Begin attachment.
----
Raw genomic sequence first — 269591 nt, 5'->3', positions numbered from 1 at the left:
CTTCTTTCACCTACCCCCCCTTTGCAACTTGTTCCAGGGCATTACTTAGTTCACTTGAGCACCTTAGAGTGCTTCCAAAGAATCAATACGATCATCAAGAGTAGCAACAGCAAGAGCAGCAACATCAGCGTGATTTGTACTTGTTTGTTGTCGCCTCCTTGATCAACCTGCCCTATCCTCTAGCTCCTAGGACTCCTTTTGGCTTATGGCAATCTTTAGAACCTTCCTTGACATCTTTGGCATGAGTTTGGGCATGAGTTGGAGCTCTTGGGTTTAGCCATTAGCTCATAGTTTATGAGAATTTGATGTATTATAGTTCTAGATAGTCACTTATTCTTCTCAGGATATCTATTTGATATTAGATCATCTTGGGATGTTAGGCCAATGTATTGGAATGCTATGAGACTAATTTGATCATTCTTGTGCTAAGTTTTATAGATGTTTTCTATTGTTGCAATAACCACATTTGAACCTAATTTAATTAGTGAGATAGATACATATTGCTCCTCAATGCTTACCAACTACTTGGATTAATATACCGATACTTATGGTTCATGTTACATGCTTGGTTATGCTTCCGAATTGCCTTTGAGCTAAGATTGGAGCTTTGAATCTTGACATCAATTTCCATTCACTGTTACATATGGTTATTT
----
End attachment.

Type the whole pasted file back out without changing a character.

Raw genomic sequence first — 269591 nt, 5'->3', positions numbered from 1 at the left:
CTTCTTTCACCTACCCCCCCTTTGCAACTTGTTCCAGGGCATTACTTAGTTCACTTGAGCACCTTAGAGTGCTTCCAAAGAATCAATACGATCATCAAGAGTAGCAACAGCAAGAGCAGCAACATCAGCGTGATTTGTACTTGTTTGTTGTCGCCTCCTTGATCAACCTGCCCTATCCTCTAGCTCCTAGGACTCCTTTTGGCTTATGGCAATCTTTAGAACCTTCCTTGACATCTTTGGCATGAGTTTGGGCATGAGTTGGAGCTCTTGGGTTTAGCCATTAGCTCATAGTTTATGAGAATTTGATGTATTATAGTTCTAGATAGTCACTTATTCTTCTCAGGATATCTATTTGATATTAGATCATCTTGGGATGTTAGGCCAATGTATTGGAATGCTATGAGACTAATTTGATCATTCTTGTGCTAAGTTTTATAGATGTTTTCTATTGTTGCAATAACCACATTTGAACCTAATTTAATTAGTGAGATAGATACATATTGCTCCTCAATGCTTACCAACTACTTGGATTAATATACCGATACTTATGGTTCATGTTACATGCTTGGTTATGCTTCCGAATTGCCTTTGAGCTAAGATTGGAGCTTTGAATCTTGACATCAATTTCCATTCACTGTTACATATGGTTATTT